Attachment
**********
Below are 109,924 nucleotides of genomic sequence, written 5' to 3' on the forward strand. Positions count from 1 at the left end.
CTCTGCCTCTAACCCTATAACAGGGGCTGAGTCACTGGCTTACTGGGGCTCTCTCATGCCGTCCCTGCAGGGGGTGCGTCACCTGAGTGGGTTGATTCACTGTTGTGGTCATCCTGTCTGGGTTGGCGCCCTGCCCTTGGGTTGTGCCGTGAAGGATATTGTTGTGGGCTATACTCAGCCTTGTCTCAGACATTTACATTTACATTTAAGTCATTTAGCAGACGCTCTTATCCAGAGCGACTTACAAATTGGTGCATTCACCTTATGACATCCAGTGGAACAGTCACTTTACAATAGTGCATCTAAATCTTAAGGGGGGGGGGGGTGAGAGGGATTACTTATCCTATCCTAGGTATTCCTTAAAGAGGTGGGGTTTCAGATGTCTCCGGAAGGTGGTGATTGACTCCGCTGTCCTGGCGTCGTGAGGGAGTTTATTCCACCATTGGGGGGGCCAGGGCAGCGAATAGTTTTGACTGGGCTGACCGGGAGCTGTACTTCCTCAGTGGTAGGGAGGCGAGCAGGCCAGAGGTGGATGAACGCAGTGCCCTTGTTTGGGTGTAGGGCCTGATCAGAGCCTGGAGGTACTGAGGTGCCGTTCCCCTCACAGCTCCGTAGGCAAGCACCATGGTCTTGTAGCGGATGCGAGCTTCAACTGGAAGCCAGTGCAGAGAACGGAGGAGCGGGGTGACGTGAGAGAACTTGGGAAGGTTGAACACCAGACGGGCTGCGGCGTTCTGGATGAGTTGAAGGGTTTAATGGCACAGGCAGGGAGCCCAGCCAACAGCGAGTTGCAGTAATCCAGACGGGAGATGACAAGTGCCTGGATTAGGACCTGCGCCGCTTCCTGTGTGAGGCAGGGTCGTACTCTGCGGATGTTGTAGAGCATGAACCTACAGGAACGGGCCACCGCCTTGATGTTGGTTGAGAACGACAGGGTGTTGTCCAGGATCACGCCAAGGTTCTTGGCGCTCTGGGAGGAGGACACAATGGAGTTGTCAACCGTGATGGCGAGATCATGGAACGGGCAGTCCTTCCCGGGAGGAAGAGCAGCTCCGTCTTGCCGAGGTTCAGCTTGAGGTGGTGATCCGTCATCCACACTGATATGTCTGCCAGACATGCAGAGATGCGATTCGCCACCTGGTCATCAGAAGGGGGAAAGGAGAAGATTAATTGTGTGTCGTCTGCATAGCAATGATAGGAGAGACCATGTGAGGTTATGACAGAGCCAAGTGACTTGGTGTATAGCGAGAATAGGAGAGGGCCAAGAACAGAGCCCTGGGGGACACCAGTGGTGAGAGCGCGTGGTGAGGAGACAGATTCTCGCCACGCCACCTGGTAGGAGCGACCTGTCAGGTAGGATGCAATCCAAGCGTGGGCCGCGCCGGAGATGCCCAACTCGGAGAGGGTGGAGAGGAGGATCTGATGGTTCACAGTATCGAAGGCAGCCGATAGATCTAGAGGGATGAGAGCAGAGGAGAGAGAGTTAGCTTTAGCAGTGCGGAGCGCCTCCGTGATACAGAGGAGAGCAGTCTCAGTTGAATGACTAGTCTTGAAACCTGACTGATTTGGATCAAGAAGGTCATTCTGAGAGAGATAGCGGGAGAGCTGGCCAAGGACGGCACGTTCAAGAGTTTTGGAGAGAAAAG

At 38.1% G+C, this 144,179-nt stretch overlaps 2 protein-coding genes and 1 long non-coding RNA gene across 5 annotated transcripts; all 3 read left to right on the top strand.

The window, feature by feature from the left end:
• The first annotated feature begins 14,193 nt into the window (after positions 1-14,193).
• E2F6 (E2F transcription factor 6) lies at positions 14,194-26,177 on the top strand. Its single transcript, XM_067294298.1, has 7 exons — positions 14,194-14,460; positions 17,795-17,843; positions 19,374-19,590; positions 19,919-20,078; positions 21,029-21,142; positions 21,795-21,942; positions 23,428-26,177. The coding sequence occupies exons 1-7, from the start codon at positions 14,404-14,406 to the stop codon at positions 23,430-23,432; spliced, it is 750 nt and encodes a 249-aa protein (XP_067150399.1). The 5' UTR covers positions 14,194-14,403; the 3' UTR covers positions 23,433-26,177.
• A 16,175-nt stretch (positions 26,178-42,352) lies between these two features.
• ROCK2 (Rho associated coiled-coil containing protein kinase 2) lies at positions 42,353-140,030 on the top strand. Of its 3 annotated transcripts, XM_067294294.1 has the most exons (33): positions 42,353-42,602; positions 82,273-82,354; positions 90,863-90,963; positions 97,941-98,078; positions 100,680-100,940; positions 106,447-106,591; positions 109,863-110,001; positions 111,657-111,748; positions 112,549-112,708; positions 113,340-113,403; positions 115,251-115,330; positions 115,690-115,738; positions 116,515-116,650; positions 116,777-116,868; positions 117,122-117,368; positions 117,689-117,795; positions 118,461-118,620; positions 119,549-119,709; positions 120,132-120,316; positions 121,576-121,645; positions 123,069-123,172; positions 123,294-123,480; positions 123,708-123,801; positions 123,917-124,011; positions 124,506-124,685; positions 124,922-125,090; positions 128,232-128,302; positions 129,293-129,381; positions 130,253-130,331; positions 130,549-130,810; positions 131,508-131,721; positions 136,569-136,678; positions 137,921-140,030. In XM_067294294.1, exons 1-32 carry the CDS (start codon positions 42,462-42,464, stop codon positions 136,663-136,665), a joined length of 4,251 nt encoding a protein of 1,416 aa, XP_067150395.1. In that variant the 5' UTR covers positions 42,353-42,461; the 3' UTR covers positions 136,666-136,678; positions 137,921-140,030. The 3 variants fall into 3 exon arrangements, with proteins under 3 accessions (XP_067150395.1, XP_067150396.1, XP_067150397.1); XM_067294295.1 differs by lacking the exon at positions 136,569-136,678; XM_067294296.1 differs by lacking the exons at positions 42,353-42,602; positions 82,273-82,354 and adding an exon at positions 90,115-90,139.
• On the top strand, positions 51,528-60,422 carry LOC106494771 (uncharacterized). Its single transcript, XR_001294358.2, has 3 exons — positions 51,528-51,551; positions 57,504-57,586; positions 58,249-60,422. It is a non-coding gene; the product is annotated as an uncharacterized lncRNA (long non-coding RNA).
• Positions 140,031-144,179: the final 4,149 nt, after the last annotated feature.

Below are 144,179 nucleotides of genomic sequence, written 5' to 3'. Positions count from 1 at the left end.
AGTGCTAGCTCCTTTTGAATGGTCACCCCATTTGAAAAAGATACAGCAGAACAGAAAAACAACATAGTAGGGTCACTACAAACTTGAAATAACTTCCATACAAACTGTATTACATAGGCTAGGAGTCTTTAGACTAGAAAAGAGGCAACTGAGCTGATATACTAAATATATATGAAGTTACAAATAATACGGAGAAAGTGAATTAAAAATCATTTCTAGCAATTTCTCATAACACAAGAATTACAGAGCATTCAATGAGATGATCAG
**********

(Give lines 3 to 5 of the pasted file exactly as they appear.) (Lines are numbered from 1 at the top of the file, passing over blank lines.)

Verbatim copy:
At 38.1% G+C, this 144,179-nt stretch overlaps 2 protein-coding genes and 1 long non-coding RNA gene across 5 annotated transcripts; all 3 read left to right on the top strand.

The window, feature by feature from the left end:
• The first annotated feature begins 14,193 nt into the window (after positions 1-14,193).